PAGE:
Drying, Storing and Planting Vegetable Seeds

Vegetable seeds and flower seeds can be kept for up to a year without any loss in their ability to germinate. You can even extend that to ten years under the most proper conditions.

The moisture of the seeds and the containers that are stored in play an important role in whether the seeds will be storable for long time or not. If seeds are drier, they will store longer.

To ensure that your seeds have good quality, plant fresh seeds from a quality company. If you have seeds left over, and store them correctly, you can use them the next planting season.

In areas like Colorado, Montana and some Midwestern states, most vegetable seeds and flower seeds can be stored at room temperature for a year without losing their ability to germinate. If you bought so many seeds that you have seed for even two or three years, take steps to store them properly, so you can use them when the time comes.

To dry seeds, you can subject them to 100 degree heat for about six hours. You can use direct sunlight to do this. This will bring the moisture content down to eight percent. But you may want to dry seeds in partial shade, if the sun is too harsh directly. Additionally, you could cut down their time in the sun, just a bit.

Do not use a microwave oven to dry seeds. You can use a regular oven, as long as the seeds are not kept above one hundred degrees and as long as you keep the door open. You will want to place your vegetable seeds in containers that are moisture-proof. They must be leakproof, and be able to be put underwater without the seeds getting wet. Use sealed jars or cans, rather than simple plastic bags.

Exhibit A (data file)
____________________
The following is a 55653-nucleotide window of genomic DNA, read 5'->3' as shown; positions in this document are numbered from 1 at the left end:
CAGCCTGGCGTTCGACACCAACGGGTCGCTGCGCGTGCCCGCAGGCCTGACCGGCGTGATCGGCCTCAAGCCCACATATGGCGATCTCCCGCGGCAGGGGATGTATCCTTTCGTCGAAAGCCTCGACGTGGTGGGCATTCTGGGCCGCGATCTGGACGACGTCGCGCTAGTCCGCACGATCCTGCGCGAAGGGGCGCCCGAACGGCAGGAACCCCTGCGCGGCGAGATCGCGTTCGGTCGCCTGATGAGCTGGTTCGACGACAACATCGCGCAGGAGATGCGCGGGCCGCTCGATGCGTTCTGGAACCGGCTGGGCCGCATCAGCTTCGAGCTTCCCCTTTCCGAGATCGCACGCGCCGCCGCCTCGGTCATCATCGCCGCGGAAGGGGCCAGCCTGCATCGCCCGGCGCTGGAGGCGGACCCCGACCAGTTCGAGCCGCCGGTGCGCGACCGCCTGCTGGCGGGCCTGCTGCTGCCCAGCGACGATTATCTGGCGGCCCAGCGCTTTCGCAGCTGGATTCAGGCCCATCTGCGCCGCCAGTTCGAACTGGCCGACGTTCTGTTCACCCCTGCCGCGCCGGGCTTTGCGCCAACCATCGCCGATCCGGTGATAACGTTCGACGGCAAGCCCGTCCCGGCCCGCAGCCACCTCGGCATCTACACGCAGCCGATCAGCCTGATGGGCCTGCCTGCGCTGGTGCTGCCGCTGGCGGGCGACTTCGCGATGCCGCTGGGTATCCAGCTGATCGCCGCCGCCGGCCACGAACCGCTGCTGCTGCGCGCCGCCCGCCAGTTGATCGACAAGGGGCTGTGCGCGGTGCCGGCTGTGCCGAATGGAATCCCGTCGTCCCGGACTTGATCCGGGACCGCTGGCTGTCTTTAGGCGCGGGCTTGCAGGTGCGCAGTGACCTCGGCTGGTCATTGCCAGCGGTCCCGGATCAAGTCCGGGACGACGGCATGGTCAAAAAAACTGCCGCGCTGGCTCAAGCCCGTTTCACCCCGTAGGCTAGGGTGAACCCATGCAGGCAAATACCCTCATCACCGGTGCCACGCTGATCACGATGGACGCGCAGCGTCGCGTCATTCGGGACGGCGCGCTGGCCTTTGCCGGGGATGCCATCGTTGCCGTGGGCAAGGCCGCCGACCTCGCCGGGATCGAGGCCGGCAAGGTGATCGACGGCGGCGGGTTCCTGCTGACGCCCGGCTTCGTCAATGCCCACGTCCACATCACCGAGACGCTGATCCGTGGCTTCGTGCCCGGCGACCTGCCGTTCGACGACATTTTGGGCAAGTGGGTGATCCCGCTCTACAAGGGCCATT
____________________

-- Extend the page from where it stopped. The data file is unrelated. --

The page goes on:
It's interesting that the conditions needed to successfully store seeds are the opposite of those used for germination. Proper germination occurs when oxygen and water are both present, at a good temperature. Proper seed storage results when you keep the seeds at less than eight percent moisture, and the temperature is kept at forty degrees or less.

You can produce "hard seed" accidentally, if you do not reduce the water content to below eight percent. Hard seed will not absorb enough water to have a very high germination rate. When you plant good vegetable seeds, they typically absorb water, and then they germinate and produce plants.

If you make sure not to over-dry seeds when you store them, they should be able to germinate properly when you plant them. If they have been overdried, you will find it beneficial to lay then in a humid area before you plant them.

Source of Drying, Storing and Planting Vegetable Seeds by Jenny Styles – author of Drying, Storing and Planting Vegetable Seeds article

Help our FoodBlog to survive and SHARE!